Within the group which manages 38 hospitals in Île-de-France, 1,400 nurses are missing, he said on Monday morning on France Inter.
Despite the ebb of the Covid-19 epidemic in France, health professionals are worried about the months to come. The reason is the lack of staff. “It is a very severe situation. Everyone is worried about summer. The different waves of Covid-19 have not left those who work in the hospital unscathed. There’s a time when people crack a little“Alert this Monday, Martin Hirsch, director general of the Public Assistance-Hospitals of Paris (AP-HP) on France Inter.
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Concretely, within the AP-HP, around 15% of the beds are currently closed (compared to 4 to 5% usually). In question, the lack of nursing staff with a need for 1400 people. “We have 1,000 fewer nurses than a year ago and we initially planned to create 400 new positions. Some have changed jobs, others have gone to the provinces or to the private sector.“, explains Martin Hirsch. In total, the largest hospital group in Europe, which manages 38 hospitals in Île-de-France, recorded 1,514 resignations in 2019, 1,289 in 2020 and 1,621 in 2021. Some services are more affected than others, in particular the neurovascular units that take care of stroke victims, face bed closures of around 20%. Added to this is a slight increase in sick leave within the AP-HP, with a rate varying between “8.5% and 9% whereas it usually stands at 8%“.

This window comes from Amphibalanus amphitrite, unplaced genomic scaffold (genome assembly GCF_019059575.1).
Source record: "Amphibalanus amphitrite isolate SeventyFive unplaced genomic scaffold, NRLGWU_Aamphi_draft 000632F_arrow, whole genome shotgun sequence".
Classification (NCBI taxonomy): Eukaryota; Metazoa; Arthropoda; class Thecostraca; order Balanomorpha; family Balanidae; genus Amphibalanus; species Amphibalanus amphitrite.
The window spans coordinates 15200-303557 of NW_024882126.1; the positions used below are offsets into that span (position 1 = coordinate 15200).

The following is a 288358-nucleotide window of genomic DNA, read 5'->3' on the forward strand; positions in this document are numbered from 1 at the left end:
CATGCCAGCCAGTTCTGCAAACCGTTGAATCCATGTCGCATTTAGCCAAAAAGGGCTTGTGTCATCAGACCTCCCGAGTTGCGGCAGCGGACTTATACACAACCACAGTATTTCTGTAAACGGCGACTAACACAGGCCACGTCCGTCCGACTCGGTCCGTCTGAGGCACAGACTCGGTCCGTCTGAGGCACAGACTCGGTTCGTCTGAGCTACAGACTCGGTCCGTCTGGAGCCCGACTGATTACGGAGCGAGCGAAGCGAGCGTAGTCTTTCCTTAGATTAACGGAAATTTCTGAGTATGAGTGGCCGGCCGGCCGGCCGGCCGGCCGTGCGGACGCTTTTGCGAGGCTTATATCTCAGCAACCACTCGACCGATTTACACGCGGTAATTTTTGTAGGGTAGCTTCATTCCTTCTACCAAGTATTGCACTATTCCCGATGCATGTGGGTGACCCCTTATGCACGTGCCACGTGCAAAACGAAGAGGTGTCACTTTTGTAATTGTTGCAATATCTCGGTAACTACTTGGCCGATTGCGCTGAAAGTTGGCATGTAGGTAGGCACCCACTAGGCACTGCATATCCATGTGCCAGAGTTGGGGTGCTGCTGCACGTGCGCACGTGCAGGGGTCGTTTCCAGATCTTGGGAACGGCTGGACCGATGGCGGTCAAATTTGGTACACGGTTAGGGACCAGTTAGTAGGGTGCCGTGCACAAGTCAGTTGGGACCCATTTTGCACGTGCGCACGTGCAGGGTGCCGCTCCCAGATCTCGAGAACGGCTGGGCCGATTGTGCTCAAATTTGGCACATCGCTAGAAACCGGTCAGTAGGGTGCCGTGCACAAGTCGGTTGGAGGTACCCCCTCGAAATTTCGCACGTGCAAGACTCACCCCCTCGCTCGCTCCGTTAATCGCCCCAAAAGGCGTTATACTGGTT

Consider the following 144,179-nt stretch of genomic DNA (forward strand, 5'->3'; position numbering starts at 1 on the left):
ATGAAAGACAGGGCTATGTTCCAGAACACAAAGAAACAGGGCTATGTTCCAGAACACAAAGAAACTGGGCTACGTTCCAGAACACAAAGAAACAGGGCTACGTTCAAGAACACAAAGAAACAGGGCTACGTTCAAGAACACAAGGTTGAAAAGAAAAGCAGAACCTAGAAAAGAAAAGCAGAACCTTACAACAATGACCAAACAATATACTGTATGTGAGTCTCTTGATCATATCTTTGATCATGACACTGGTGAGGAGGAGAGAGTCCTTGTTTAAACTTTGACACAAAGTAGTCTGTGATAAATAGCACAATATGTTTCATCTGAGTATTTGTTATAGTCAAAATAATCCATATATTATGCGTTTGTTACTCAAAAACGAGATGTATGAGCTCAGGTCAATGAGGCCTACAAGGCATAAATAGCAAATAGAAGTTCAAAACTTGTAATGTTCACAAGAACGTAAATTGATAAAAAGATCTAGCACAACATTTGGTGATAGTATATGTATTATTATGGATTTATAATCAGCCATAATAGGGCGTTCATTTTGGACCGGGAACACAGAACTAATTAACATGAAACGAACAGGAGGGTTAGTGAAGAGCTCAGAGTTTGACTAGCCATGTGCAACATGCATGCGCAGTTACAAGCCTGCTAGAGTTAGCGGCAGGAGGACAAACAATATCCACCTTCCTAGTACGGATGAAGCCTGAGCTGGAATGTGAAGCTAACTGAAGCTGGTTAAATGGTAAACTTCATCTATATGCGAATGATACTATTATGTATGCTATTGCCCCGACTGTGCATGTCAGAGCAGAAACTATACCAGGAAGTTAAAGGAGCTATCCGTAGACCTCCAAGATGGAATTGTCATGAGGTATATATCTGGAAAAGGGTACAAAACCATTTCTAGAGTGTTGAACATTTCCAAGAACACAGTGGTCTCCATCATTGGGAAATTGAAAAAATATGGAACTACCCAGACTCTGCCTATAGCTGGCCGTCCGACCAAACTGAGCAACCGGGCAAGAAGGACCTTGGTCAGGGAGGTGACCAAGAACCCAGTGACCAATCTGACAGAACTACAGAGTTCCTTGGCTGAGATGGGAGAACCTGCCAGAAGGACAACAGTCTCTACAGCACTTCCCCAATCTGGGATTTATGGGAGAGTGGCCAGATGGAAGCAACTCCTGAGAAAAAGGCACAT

A shared concern
To remedy this situation, the director general of the AP-HP makes several proposals:A revaluation of wages according to the cost of living, the technicality of the profession exercised and the necessary skills, but also a revaluation of night work.” He did not hesitate to qualify the temporary workers as “mercenariespointing out that this is a real problem:many become temporary workers, it complicates the atmosphere and we have to adapt our organization“, he laments. Asked by an auditor about the possibility of reintegrating unvaccinated staff, Martin Hirsch pointed out that this would only represent 40 people.
Same concern for the summer on the side of Patrick Pelloux, president of the Association of hospital emergency physicians of France, describing the situation as “catastrophic” in the emergency services, adding that the summer “is going to be excruciating, unheard of“, especially in the seaside, tourist areas, where the staff will be lacking when the holidaymakers arrive. Similar observation for Frédéric Valletoux, president of the Federation of French hospitals (FHF): “Beds are closed in more than three-quarters of establishments, many blocks are idling and there are emergency service closures in all regions.”
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